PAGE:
Amazing Shrunken Heads of the Amazonian Tribes!
Why did the Amazonian tribes shrink the heads of their enemies? While headhunting is a feature of countless societies, what made the Jivaroan tribes become the only to genuinely shrink the heads of their foes? Below we will explore how they made shrunken heads, why they did it, who they did it too, and where they are now!
How to Make Your Own Shrunken Head!
- You must abstain from eating certain foods, having sex, and hunting alone.
- Kill your enemy.
- Remove his head (only men, no women or children allowed).
- Cut deep into the skin at the base of the ear down to the neck on either side.
- Sever the tendons and muscles attaching the skin to the skull
- Separate the cartilage of the nose and ears and remove them.
- Remove the eyes.
- Insert your hand under the skin to loosen it from the skull.
- Remove the skull and jaw bone. They are no longer needed so discard them.
- Take care to keep the facial features recognizable.
- Insert wooden pegs into the lips to hold the mouth closed.
- Boil water in your pre-prepared ceremonial pot.
- Once boiled, insert the skin three separate times into the water.
- Now leave the skin to boil for 30 minutes, any longer and you may lose the hair and ruin your shrunken head.
- Remove the skin and allow it to dry, it should be around 1/3 the original size. Note, anything used in the process is now tainted and must be discarded.
- Once dried, stitch the eye lids, mouth, and initial cuts at the back of the neck, so that they are closed.
- You should now have a pouch that only opens at the neck.
- Insert hot rocks into the skin pouch, rolling them around to not scorch the interior. Hold the face against a large, flat, heated rock while you do this to “iron” out the wrinkles.
- As the skin pouch reduces in size, use smaller rocks internally, and when it is too small for that, use headed sand.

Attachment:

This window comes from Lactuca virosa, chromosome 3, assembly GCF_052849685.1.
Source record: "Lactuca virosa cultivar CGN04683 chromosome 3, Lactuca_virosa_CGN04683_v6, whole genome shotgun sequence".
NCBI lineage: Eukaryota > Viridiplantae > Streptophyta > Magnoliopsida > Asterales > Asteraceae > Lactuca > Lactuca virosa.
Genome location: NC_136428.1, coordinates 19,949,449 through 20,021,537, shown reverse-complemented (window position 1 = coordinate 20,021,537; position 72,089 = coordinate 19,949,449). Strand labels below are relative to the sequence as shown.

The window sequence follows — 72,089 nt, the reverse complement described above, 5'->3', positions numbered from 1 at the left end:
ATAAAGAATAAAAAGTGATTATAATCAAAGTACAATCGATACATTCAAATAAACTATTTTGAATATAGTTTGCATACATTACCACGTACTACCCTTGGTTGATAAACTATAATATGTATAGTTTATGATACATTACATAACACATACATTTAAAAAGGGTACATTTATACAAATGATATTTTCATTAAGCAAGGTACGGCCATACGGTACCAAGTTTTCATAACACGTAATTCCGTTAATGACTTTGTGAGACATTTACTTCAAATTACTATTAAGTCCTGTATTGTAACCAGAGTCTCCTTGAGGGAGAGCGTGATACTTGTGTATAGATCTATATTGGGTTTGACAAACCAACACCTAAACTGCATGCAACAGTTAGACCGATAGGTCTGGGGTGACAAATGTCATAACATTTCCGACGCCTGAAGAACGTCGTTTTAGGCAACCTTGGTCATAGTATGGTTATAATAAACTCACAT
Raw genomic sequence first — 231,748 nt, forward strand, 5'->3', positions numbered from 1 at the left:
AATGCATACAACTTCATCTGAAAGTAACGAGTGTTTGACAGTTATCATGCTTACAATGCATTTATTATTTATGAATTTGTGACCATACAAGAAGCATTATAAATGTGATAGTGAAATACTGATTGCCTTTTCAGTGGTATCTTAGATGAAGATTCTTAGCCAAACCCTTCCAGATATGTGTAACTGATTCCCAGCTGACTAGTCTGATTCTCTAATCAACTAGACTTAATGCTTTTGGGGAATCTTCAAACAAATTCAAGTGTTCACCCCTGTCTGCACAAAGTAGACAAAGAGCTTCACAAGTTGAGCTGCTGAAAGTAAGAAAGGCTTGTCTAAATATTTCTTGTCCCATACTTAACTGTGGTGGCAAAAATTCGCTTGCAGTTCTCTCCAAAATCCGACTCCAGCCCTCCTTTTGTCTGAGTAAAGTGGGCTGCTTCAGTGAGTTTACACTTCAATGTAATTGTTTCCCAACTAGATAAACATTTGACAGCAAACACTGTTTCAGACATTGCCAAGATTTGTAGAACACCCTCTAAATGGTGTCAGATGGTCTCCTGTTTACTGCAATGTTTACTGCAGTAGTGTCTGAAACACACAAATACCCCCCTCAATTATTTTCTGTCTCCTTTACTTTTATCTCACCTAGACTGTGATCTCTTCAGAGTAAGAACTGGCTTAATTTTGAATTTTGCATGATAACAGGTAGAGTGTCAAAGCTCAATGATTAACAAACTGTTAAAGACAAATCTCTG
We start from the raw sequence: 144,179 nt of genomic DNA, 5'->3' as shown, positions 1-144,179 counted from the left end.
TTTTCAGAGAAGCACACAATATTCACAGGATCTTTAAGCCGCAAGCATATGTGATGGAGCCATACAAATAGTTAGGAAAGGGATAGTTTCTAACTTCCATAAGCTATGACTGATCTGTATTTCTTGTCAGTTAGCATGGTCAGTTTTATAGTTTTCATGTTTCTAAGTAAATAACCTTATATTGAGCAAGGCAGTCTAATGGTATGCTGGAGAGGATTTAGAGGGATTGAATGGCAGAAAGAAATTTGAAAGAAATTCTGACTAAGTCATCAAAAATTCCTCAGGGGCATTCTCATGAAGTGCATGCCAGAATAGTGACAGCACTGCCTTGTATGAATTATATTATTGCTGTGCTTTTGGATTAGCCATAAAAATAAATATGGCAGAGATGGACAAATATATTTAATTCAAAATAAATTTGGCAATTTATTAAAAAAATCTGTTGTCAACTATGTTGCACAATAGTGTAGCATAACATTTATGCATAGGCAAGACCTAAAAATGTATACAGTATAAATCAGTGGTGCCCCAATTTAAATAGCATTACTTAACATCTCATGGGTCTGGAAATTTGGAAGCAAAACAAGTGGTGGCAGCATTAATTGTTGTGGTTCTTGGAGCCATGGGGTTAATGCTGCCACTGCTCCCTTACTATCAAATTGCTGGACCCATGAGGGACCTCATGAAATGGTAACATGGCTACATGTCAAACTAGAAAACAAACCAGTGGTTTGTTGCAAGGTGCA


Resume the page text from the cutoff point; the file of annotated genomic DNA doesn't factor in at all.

- Once it is the size of a large orange, or fist, you are done.
Disclaimer: Killing a fellow human being is morally and lawfully wrong, so don’t do it. No one wants to get their hands dirty with this grisly procedure anyway, just buy your Amazonian shrunken head from Amazon.com!
Who are the Jivaroan People
The Jivaroan are an ethnic category of about 5 separate tribes living in the north eastern reaches of the Amazon, along the head waters of the Maranon River. They have no centralized seat of power, but exist in small homesteads that are constantly moving, warring, or being exterminated by one another.
Despite the individual nature of each homestead, they all speak the same language and are a highly spiritual people. The Jivaroans follow a pantheistic belief, where all things, alive and inanimate, hold souls, and those souls can be collected to grant the owner power. This has led to an incredibly violent culture of killing, where the most powerful members of the tribe are those who kill the most, thus bearing the largest collection of souls.
They hold no priestly class in their society because all members can contact the spirit world directly, through the use of a psychedelic tea called natema to assist themselves.
The fierce nature of the Jivaroans cannot be underestimated, they are the only native people who successfully kept their independence from the Spanish. In 1599, outraged by the taxes and suppression from European settlement, The Jivaroan tribes revolted, sacking two Spanish cities and killing 25,000 people. Most gruesome of all, the Governor who was so obsessed with gaining gold from the region was captured by the tribes and forced to swallow molten gold until his intestines burst.